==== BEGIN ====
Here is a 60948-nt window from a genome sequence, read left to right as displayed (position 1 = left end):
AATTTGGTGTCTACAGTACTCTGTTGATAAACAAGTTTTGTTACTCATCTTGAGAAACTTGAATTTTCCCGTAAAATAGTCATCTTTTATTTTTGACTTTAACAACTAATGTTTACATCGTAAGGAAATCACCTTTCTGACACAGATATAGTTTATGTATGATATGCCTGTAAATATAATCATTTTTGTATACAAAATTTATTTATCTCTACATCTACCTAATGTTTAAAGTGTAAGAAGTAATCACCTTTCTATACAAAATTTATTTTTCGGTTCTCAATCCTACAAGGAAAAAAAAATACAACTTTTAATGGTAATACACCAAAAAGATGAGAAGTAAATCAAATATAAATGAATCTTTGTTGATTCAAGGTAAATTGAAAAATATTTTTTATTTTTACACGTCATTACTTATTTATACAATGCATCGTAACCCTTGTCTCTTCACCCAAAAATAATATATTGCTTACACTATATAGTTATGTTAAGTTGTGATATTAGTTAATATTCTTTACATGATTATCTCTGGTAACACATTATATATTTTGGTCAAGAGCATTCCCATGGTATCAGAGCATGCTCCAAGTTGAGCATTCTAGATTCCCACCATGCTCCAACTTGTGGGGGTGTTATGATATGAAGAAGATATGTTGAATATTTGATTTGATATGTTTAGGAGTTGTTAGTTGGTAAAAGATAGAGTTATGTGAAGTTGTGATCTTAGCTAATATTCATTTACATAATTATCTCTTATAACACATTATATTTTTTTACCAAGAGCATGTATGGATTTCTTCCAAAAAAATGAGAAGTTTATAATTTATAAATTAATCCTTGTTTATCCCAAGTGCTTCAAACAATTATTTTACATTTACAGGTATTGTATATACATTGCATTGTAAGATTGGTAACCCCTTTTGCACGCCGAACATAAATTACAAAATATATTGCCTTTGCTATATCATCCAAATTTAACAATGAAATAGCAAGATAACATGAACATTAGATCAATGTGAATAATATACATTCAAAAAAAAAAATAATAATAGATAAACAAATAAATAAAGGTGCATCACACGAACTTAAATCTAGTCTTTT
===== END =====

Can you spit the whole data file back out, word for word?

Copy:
Here is a 60948-nt window from a genome sequence, read left to right as displayed (position 1 = left end):
AATTTGGTGTCTACAGTACTCTGTTGATAAACAAGTTTTGTTACTCATCTTGAGAAACTTGAATTTTCCCGTAAAATAGTCATCTTTTATTTTTGACTTTAACAACTAATGTTTACATCGTAAGGAAATCACCTTTCTGACACAGATATAGTTTATGTATGATATGCCTGTAAATATAATCATTTTTGTATACAAAATTTATTTATCTCTACATCTACCTAATGTTTAAAGTGTAAGAAGTAATCACCTTTCTATACAAAATTTATTTTTCGGTTCTCAATCCTACAAGGAAAAAAAAATACAACTTTTAATGGTAATACACCAAAAAGATGAGAAGTAAATCAAATATAAATGAATCTTTGTTGATTCAAGGTAAATTGAAAAATATTTTTTATTTTTACACGTCATTACTTATTTATACAATGCATCGTAACCCTTGTCTCTTCACCCAAAAATAATATATTGCTTACACTATATAGTTATGTTAAGTTGTGATATTAGTTAATATTCTTTACATGATTATCTCTGGTAACACATTATATATTTTGGTCAAGAGCATTCCCATGGTATCAGAGCATGCTCCAAGTTGAGCATTCTAGATTCCCACCATGCTCCAACTTGTGGGGGTGTTATGATATGAAGAAGATATGTTGAATATTTGATTTGATATGTTTAGGAGTTGTTAGTTGGTAAAAGATAGAGTTATGTGAAGTTGTGATCTTAGCTAATATTCATTTACATAATTATCTCTTATAACACATTATATTTTTTTACCAAGAGCATGTATGGATTTCTTCCAAAAAAATGAGAAGTTTATAATTTATAAATTAATCCTTGTTTATCCCAAGTGCTTCAAACAATTATTTTACATTTACAGGTATTGTATATACATTGCATTGTAAGATTGGTAACCCCTTTTGCACGCCGAACATAAATTACAAAATATATTGCCTTTGCTATATCATCCAAATTTAACAATGAAATAGCAAGATAACATGAACATTAGATCAATGTGAATAATATACATTCAAAAAAAAAAATAATAATAGATAAACAAATAAATAAAGGTGCATCACACGAACTTAAATCTAGTCTTTT